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Publication Detail
Brain areas consistently linked to individual differences in perceptual decision-making in younger as well as older adults before and after training.
  • Publication Type:
    Journal article
  • Publication Sub Type:
    Journal Article
  • Authors:
    Kühn S, Schmiedek F, Schott B, Ratcliff R, Heinze H-J, Düzel E, Lindenberger U, Lövden M
  • Publication date:
    09/2011
  • Pagination:
    2147, 2158
  • Journal:
    J Cogn Neurosci
  • Volume:
    23
  • Issue:
    9
  • Status:
    Published
  • Country:
    United States
  • Language:
    eng
  • Keywords:
    Adult, Aged, Aged, 80 and over, Aging, Analysis of Variance, Brain, Brain Mapping, Decision Making, Female, Humans, Image Processing, Computer-Assisted, Individuality, Magnetic Resonance Imaging, Male, Mathematics, Neuropsychological Tests, Oxygen, Reaction Time, Teaching, Verbal Learning, Young Adult
Abstract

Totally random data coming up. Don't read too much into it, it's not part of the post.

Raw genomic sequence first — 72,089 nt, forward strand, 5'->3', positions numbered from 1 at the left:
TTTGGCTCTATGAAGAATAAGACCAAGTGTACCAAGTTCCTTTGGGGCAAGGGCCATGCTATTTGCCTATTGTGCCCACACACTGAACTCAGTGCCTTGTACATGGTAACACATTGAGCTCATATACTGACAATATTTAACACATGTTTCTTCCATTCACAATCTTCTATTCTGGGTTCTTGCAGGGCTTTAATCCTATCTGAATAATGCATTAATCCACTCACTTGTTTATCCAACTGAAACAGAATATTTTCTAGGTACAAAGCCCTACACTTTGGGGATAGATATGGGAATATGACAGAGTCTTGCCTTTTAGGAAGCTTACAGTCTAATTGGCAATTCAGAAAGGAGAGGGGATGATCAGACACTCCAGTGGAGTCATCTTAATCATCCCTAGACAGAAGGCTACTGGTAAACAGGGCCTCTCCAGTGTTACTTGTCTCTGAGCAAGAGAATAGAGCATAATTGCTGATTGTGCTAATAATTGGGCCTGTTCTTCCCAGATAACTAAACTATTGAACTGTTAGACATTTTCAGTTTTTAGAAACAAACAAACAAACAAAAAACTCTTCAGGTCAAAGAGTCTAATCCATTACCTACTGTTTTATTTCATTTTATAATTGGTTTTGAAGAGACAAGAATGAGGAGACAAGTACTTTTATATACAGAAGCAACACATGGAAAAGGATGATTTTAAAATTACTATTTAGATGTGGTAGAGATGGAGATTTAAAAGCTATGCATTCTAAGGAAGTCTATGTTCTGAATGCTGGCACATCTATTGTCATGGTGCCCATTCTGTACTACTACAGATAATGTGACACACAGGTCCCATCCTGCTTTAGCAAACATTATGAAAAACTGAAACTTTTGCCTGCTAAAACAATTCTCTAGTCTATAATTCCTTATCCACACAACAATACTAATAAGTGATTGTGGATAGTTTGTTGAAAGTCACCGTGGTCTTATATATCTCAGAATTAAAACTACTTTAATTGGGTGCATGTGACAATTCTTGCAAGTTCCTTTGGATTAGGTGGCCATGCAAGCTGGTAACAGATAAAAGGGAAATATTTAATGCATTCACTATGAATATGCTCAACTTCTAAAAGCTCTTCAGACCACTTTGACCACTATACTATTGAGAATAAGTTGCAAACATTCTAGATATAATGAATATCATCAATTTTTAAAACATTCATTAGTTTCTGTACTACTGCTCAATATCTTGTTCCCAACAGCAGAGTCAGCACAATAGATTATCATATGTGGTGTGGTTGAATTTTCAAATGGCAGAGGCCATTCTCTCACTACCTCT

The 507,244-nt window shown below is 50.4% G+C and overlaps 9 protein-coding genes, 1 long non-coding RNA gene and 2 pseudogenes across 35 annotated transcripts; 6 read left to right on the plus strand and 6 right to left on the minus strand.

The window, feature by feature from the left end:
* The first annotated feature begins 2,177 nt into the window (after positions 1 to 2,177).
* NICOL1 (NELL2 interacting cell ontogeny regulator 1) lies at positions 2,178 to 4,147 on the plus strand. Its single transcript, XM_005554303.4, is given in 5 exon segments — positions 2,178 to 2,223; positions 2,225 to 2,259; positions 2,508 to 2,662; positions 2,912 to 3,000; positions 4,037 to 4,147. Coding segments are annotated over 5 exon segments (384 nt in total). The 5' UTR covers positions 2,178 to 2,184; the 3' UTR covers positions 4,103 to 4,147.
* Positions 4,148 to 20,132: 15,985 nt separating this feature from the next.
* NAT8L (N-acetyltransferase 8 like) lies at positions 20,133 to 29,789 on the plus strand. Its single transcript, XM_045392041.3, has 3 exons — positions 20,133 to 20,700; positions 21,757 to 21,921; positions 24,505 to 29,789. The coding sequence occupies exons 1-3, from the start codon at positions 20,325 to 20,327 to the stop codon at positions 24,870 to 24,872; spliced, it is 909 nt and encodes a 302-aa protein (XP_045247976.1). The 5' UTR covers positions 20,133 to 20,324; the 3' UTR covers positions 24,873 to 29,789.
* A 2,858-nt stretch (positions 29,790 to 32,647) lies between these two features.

Perceptual decision-making performance depends on several cognitive and neural processes. Here, we fit Ratcliff's diffusion model to accuracy data and reaction-time distributions from one numerical and one verbal two-choice perceptual-decision task to deconstruct these performance measures into the rate of evidence accumulation (i.e., drift rate), response criterion setting (i.e., boundary separation), and peripheral aspects of performance (i.e., nondecision time). These theoretical processes are then related to individual differences in brain activation by means of multiple regression. The sample consisted of 24 younger and 15 older adults performing the task in fMRI before and after 100 daily 1-hr behavioral training sessions in a multitude of cognitive tasks. Results showed that individual differences in boundary separation were related to striatal activity, whereas differences in drift rate were related to activity in the inferior parietal lobe. These associations were not significantly modified by adult age or perceptual expertise. We conclude that the striatum is involved in regulating response thresholds, whereas the inferior parietal lobe might represent decision-making evidence related to letters and numbers.
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